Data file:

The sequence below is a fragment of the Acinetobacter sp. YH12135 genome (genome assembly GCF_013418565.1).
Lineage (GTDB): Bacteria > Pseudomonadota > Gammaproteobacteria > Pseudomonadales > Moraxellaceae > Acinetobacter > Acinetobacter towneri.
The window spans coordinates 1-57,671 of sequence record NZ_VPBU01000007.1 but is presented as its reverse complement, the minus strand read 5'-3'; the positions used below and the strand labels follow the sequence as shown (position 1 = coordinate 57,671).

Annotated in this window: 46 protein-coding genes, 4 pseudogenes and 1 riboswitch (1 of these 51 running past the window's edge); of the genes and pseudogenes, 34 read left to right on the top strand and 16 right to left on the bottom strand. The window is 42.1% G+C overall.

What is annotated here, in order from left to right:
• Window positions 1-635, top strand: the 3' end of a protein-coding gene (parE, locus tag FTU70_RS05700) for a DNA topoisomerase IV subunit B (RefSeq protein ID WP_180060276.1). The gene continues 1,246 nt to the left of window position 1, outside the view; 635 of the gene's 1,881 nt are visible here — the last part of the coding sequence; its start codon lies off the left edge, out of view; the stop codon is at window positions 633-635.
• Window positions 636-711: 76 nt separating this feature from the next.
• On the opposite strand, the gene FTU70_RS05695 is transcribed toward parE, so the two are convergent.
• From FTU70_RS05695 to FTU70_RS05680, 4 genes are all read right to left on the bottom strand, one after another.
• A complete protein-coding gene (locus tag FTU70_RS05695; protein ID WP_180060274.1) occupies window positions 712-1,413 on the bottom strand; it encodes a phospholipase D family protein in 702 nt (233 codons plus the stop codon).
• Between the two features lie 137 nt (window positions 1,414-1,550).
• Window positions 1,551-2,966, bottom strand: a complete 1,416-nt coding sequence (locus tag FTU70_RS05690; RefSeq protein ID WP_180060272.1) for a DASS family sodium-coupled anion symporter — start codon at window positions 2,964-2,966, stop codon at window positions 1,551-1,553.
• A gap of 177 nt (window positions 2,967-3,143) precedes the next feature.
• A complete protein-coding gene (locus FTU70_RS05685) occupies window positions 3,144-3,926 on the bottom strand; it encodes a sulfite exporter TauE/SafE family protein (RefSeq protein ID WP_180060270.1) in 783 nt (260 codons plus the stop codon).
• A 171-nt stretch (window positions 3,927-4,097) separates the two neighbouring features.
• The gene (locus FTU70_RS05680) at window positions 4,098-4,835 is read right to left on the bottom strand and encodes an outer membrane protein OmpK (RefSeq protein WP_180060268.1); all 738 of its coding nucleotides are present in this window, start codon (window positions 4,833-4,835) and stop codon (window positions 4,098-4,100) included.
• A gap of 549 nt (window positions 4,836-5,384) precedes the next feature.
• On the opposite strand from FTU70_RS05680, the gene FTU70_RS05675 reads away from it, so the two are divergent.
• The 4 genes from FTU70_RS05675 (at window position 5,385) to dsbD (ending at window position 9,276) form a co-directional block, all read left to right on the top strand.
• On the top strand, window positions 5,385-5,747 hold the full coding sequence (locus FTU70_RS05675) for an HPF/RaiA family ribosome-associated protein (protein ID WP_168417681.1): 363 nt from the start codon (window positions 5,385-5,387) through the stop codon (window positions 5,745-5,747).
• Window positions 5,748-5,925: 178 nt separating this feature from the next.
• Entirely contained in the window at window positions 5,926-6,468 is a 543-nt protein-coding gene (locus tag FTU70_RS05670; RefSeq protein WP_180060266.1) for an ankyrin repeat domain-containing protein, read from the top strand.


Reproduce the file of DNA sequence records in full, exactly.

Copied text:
The sequence below is a fragment of the Acinetobacter sp. YH12135 genome (genome assembly GCF_013418565.1).
Lineage (GTDB): Bacteria > Pseudomonadota > Gammaproteobacteria > Pseudomonadales > Moraxellaceae > Acinetobacter > Acinetobacter towneri.
The window spans coordinates 1-57,671 of sequence record NZ_VPBU01000007.1 but is presented as its reverse complement, the minus strand read 5'-3'; the positions used below and the strand labels follow the sequence as shown (position 1 = coordinate 57,671).

Annotated in this window: 46 protein-coding genes, 4 pseudogenes and 1 riboswitch (1 of these 51 running past the window's edge); of the genes and pseudogenes, 34 read left to right on the top strand and 16 right to left on the bottom strand. The window is 42.1% G+C overall.

What is annotated here, in order from left to right:
• Window positions 1-635, top strand: the 3' end of a protein-coding gene (parE, locus tag FTU70_RS05700) for a DNA topoisomerase IV subunit B (RefSeq protein ID WP_180060276.1). The gene continues 1,246 nt to the left of window position 1, outside the view; 635 of the gene's 1,881 nt are visible here — the last part of the coding sequence; its start codon lies off the left edge, out of view; the stop codon is at window positions 633-635.
• Window positions 636-711: 76 nt separating this feature from the next.
• On the opposite strand, the gene FTU70_RS05695 is transcribed toward parE, so the two are convergent.
• From FTU70_RS05695 to FTU70_RS05680, 4 genes are all read right to left on the bottom strand, one after another.
• A complete protein-coding gene (locus tag FTU70_RS05695; protein ID WP_180060274.1) occupies window positions 712-1,413 on the bottom strand; it encodes a phospholipase D family protein in 702 nt (233 codons plus the stop codon).
• Between the two features lie 137 nt (window positions 1,414-1,550).
• Window positions 1,551-2,966, bottom strand: a complete 1,416-nt coding sequence (locus tag FTU70_RS05690; RefSeq protein ID WP_180060272.1) for a DASS family sodium-coupled anion symporter — start codon at window positions 2,964-2,966, stop codon at window positions 1,551-1,553.
• A gap of 177 nt (window positions 2,967-3,143) precedes the next feature.
• A complete protein-coding gene (locus FTU70_RS05685) occupies window positions 3,144-3,926 on the bottom strand; it encodes a sulfite exporter TauE/SafE family protein (RefSeq protein ID WP_180060270.1) in 783 nt (260 codons plus the stop codon).
• A 171-nt stretch (window positions 3,927-4,097) separates the two neighbouring features.
• The gene (locus FTU70_RS05680) at window positions 4,098-4,835 is read right to left on the bottom strand and encodes an outer membrane protein OmpK (RefSeq protein WP_180060268.1); all 738 of its coding nucleotides are present in this window, start codon (window positions 4,833-4,835) and stop codon (window positions 4,098-4,100) included.
• A gap of 549 nt (window positions 4,836-5,384) precedes the next feature.
• On the opposite strand from FTU70_RS05680, the gene FTU70_RS05675 reads away from it, so the two are divergent.
• The 4 genes from FTU70_RS05675 (at window position 5,385) to dsbD (ending at window position 9,276) form a co-directional block, all read left to right on the top strand.
• On the top strand, window positions 5,385-5,747 hold the full coding sequence (locus FTU70_RS05675) for an HPF/RaiA family ribosome-associated protein (protein ID WP_168417681.1): 363 nt from the start codon (window positions 5,385-5,387) through the stop codon (window positions 5,745-5,747).
• Window positions 5,748-5,925: 178 nt separating this feature from the next.
• Entirely contained in the window at window positions 5,926-6,468 is a 543-nt protein-coding gene (locus tag FTU70_RS05670; RefSeq protein WP_180060266.1) for an ankyrin repeat domain-containing protein, read from the top strand.